I’m on the road again after taking nearly six months off from travel. The energy simply wasn’t there any more. I needed a break more than I realized. It scared me. Travel defined so much of who I am. Would I even know myself without it? I’m glad I took the time to recharge. The draw for adventure and new experiences is back. I feel alive again.
This morning I ventured out with the sunrise. It’s been a dozen years since I last been to Singapore, and five since South East Asia. The heavy humidity welcomed me back like a long lost relative with a warm embrace. It was like I’d never left.
One thing you notice when traveling so much is the smells. Every place has a different smell. Australia smells like eucalyptus and the sea, Germany smells like pine trees, Peru smells like sweet roasted corn, and Singapore smells like noodles with the scent of orchids and grass after a summer storm. Smells, like a good photo, touch a part of your memory so deep you didn’t know it was there. I walk further following my nose, catching sight of a local market. The smells of morning markets and frying noodles floods my memory so vividly I can remember the last dish I ate in Singapore over 10 years ago: peppered crabs, served underneath a white tent , cicadas chirping so loudly I could barely hear my companions speak.
I sit for my first meal free from the sterile confines of airports and airplanes. I select wonton noodles from the faded signs advertising all sorts of exotic broths and tantalizing rich dishes. An elderly woman plucks a handful of noodles and drops them into boiling water. Her hands are so gnarled one could mistake them for the chicken feet lightly frying behind her. She adds a few wantons and a splash of hoisin sauce before throwing them into a wok, skillfully tossing them before serving it to me with a smile so warm that it makes Singapore’s climate seem downright chilly in comparison. I hand her my money, less than the cost of a cup of coffee back home, and take the meal to see by the water just as the sunrise spills over the horizon.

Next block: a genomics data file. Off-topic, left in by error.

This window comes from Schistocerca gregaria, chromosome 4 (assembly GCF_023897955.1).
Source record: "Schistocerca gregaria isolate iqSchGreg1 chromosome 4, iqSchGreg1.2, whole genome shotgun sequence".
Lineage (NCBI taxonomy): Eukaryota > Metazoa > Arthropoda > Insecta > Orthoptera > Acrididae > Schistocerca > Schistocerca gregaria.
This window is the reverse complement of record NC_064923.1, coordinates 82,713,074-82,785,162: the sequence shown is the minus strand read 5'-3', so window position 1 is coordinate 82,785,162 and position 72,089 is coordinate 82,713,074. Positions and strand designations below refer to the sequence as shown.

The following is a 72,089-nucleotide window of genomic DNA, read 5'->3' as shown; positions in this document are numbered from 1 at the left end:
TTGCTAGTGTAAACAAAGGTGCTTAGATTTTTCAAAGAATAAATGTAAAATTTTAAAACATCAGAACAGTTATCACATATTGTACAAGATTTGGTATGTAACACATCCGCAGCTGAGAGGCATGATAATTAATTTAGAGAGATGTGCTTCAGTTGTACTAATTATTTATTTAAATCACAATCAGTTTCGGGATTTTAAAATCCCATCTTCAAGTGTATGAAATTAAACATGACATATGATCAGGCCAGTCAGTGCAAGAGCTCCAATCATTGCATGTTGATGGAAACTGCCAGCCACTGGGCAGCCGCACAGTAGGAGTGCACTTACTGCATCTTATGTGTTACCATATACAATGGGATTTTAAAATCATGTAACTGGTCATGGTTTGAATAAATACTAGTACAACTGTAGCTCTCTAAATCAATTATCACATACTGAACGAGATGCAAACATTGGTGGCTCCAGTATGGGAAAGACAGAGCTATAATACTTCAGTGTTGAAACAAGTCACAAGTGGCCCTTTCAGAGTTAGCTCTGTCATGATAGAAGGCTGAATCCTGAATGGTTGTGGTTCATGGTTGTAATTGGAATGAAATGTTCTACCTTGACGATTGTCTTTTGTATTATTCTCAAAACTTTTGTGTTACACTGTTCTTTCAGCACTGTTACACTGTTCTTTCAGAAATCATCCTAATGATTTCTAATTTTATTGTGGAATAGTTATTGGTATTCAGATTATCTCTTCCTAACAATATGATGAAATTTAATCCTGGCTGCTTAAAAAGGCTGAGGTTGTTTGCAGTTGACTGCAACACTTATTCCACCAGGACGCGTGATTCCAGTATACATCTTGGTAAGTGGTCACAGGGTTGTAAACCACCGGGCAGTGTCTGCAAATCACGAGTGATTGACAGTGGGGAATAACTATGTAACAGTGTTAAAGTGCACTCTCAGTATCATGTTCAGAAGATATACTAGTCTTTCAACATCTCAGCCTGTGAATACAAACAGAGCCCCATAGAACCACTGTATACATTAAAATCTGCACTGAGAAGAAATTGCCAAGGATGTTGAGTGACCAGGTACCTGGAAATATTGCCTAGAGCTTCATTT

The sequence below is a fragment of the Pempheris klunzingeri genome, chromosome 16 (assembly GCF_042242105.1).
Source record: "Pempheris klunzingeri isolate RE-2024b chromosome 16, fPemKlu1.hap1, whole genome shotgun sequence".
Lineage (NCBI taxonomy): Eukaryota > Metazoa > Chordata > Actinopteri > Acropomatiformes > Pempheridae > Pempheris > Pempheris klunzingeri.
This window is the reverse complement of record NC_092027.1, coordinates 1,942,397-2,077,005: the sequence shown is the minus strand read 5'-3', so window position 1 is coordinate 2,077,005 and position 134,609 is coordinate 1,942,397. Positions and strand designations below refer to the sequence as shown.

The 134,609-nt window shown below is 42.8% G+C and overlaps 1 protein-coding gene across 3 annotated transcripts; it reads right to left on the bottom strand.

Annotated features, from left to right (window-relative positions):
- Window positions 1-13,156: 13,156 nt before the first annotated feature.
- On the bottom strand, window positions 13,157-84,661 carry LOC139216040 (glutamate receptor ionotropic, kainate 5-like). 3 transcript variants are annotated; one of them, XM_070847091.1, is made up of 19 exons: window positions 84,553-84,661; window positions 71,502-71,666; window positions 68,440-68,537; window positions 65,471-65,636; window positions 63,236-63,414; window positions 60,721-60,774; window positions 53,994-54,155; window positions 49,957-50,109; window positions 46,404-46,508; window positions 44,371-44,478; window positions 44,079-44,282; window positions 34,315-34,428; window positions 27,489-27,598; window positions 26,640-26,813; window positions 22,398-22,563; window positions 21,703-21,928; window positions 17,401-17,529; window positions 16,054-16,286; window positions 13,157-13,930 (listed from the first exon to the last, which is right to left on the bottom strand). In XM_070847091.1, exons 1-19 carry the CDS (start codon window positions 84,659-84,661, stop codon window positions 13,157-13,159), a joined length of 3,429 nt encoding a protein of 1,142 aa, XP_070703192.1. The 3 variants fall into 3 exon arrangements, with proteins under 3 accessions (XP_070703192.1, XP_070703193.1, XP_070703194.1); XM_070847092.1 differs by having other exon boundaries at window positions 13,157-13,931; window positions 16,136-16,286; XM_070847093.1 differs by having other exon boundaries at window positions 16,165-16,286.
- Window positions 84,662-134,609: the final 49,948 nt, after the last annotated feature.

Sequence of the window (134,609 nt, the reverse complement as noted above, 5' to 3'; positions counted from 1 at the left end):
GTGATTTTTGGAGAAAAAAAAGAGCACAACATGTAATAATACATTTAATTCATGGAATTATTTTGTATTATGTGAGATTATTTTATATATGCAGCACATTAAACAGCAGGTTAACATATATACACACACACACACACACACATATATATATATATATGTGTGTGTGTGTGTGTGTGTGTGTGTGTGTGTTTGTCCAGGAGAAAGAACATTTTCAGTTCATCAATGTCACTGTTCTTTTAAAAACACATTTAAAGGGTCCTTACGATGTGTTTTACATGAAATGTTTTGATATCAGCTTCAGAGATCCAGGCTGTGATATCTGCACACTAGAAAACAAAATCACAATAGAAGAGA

The noodles are delicious. I savor each bite, washing away the remnants with clear fish broth soup. The meal, and even my surroundings, are not the things of instagram fame. If I look a little too far to my left, the ocean view is spoilt by large tankers wallowing through the harbor. If I turn the other way, cars and motorcycles buzz past. None of this matters to me. This place is for the locals. They are without pretense. And all the better for it.
I finish my meal and stretch, kneading muscles knotted and tight from hours in the airplane. I’ve been on the road less than a day, but I feel my eyes have widened, my senses have grown alert and my pulse racing. The euphoria of exploration overwhelms me with a sense of peace and understanding. For some, home is a place. For me home is a feeling of belonging. And I belong on the road.